When talking about the upcoming anniversary, it is appropriate to speak well of diplomats, we must try to ensure the continuity of their work and multiply its success in every way. Our colleagues have made an invaluable contribution to the formation of the guidelines and the consolidation of Russian-Indian cooperation, which has become an important factor and an effective instrument of international policy. We should take special note of the Treaty of Peace, Friendship and Cooperation (1971), whose 45th anniversary we will celebrate together on August 9. Herein is the Delhi Declaration on the principles of a nuclear-free and non-violent world (1986), as well as the fundamental Delhi Declaration on Strategic Partnership between the Republic of India and the Russian Federation (2000), which was signed in the first year of my previous tenure as ambassador. These documents have created precedents that are unheard-of in the world diplomacy, laid down new principles of international relations engineering, and served as an effective response to modern challenges and threats. All the accumulated experience helps us collaborate fruitfully in multilateral formats, and work on the construction of a more balanced and just world order.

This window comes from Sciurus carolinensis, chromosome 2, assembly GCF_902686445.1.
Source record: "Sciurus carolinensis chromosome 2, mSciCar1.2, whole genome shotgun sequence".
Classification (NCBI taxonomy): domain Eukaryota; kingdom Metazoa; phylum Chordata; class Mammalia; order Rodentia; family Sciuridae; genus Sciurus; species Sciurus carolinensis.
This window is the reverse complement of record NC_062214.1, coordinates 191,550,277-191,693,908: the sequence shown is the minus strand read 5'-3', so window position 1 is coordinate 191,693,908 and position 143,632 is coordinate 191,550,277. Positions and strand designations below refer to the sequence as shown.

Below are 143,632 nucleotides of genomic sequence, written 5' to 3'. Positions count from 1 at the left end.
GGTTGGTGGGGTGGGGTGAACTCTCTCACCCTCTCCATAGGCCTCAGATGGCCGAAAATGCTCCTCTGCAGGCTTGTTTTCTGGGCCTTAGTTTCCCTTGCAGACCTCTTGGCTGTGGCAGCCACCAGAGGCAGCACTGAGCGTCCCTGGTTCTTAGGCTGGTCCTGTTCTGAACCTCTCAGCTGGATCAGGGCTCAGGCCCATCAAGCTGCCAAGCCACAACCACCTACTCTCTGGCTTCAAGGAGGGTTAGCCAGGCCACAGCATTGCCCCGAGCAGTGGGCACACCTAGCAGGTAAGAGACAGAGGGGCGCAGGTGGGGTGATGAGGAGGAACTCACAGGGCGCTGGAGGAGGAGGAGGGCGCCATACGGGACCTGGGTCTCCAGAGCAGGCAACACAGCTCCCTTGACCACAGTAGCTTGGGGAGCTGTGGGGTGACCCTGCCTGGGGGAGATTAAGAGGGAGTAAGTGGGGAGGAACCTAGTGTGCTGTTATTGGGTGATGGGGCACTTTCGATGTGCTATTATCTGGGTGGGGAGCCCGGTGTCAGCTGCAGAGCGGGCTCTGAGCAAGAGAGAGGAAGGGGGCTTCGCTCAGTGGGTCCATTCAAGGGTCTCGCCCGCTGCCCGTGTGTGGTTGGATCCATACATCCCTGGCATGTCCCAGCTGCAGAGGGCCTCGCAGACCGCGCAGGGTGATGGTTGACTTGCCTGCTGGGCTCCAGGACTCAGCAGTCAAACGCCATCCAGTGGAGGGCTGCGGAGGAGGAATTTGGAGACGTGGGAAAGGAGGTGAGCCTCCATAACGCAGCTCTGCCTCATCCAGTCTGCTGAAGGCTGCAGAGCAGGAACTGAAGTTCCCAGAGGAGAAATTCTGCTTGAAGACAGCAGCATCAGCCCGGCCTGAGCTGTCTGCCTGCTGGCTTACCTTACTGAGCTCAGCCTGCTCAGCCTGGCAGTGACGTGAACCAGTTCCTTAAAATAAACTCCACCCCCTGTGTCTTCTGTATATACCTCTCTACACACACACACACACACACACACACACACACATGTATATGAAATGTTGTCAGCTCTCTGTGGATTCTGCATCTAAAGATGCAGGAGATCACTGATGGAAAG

RT: During the recent visit of Indian Prime Minister N. Modi to the US, the highlight was when declarations of friendship between the two countries were made. Obama has expressed support for India joining the Nuclear Suppliers Group (NSG). In addition, the US President promised to increase Washington’s cooperation with India with respect to military technology to the status of «major defence partners». Can this tendency affect Russian-Indian relations? Are there any concerns that the US would displace Russia's role in India or should we not worry?